Empty Seat: A Thought for Asarah BeTevet

I often ponder what Rabbi Adin Steinsaltz said to Dr. Robert Pollack when he wrote about about science and religion. Rabbi Steinsaltz said, “If you know someone who says the Throne of God is empty, and lives with that, then you should cling to that person as a good, strong friend. But be careful: almost everyone who says that, has already placed something or someone else on that Throne, usually themselves.” Even if the idea of God is very distant, we can realize the deepest Torah in knowing that none of us are God. Being a religious person in a secular environment makes it easy to slip from seeing oneself as a beneficiary of God’s message to judging everyone who does not live according to your lifestyle.

I was thinking of this idea today we commemorated the Tenth of Tevet – Asarah BeTevet. This fast day is observed in mourning of the siege of Jerusalem by Nebuchadnezzar II of Babylonia—an event that began on that date and ultimately culminated in the destruction of the First Temple and the conquest of the Kingdom of Yehudah. In many ways this is the beginning of the long slog to our diaspora that only ended in 1948.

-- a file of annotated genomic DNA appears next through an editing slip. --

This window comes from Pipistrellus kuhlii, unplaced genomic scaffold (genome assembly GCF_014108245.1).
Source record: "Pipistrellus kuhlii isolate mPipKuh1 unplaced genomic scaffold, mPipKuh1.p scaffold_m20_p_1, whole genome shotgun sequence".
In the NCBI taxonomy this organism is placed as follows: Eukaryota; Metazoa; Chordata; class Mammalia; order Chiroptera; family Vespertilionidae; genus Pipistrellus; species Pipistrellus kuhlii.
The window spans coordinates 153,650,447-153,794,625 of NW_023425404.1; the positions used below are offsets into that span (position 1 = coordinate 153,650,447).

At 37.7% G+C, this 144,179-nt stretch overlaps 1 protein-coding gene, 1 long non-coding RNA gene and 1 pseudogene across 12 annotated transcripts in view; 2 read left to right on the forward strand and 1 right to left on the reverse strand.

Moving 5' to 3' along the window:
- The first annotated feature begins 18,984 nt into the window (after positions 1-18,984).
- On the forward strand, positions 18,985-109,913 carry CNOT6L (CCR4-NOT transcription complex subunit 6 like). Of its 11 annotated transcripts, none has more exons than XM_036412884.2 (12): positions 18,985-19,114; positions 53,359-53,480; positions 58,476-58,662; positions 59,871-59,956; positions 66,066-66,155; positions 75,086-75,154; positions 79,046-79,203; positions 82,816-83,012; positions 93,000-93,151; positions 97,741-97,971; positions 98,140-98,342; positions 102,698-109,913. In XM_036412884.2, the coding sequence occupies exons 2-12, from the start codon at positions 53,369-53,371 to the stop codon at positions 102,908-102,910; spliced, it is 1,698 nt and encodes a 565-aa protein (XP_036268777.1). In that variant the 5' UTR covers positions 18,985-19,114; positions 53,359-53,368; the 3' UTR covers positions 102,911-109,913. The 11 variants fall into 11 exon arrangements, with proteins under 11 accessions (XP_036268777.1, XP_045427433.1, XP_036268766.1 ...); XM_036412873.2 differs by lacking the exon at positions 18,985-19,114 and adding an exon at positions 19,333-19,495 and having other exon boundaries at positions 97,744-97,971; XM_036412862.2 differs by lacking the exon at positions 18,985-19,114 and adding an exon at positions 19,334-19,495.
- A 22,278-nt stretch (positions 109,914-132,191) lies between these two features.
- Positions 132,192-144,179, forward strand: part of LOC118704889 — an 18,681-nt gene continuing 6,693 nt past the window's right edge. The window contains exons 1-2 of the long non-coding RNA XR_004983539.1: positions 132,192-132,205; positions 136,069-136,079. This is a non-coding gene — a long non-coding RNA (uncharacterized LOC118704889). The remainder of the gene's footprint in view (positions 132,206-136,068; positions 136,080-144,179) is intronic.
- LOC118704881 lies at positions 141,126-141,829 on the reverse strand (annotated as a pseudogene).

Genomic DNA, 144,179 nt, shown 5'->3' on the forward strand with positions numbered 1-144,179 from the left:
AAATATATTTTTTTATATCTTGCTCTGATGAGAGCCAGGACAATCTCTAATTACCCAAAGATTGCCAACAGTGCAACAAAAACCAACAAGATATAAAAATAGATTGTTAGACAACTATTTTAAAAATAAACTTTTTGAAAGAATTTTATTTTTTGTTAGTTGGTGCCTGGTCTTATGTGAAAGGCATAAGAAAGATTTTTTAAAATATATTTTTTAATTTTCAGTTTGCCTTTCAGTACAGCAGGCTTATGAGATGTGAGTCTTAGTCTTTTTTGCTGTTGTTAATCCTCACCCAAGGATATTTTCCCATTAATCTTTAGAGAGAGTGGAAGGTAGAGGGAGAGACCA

Nebuchadnezzar camps outside Jerusalem.  Petrus Comestor‘s “Bible Historiale”, 1372

I was thinking about what Rabbi Steinsaltz said in the context of the etymology of the word siege itself. It comes to us from the early 13c., segge, “a seat, chair, stool; ceremonial seat of a king”. When Nebuchadnezzar II  besieged Jerusalem one could only imagine it challenged the Israelites foundational belief in their God as King. Was God’s Throne empty?

It is hard to make meaning out of this fast day. If nothing else I remind myself in not eating or drinking today, even if that seat remained empty, if nothing else, I am not God.

Advertisement

0 Responses to “Empty Seat: A Thought for Asarah BeTevet”



  1. Leave a Comment

Leave a Reply

Fill in your details below or click an icon to log in:

WordPress.com Logo

You are commenting using your WordPress.com account. Log Out /  Change )

Twitter picture

You are commenting using your Twitter account. Log Out /  Change )

Facebook photo

You are commenting using your Facebook account. Log Out /  Change )

Connecting to %s




Enter your email address to subscribe to this blog and receive notifications of new posts by email.

Join 241 other subscribers

Archive By Topic


%d bloggers like this: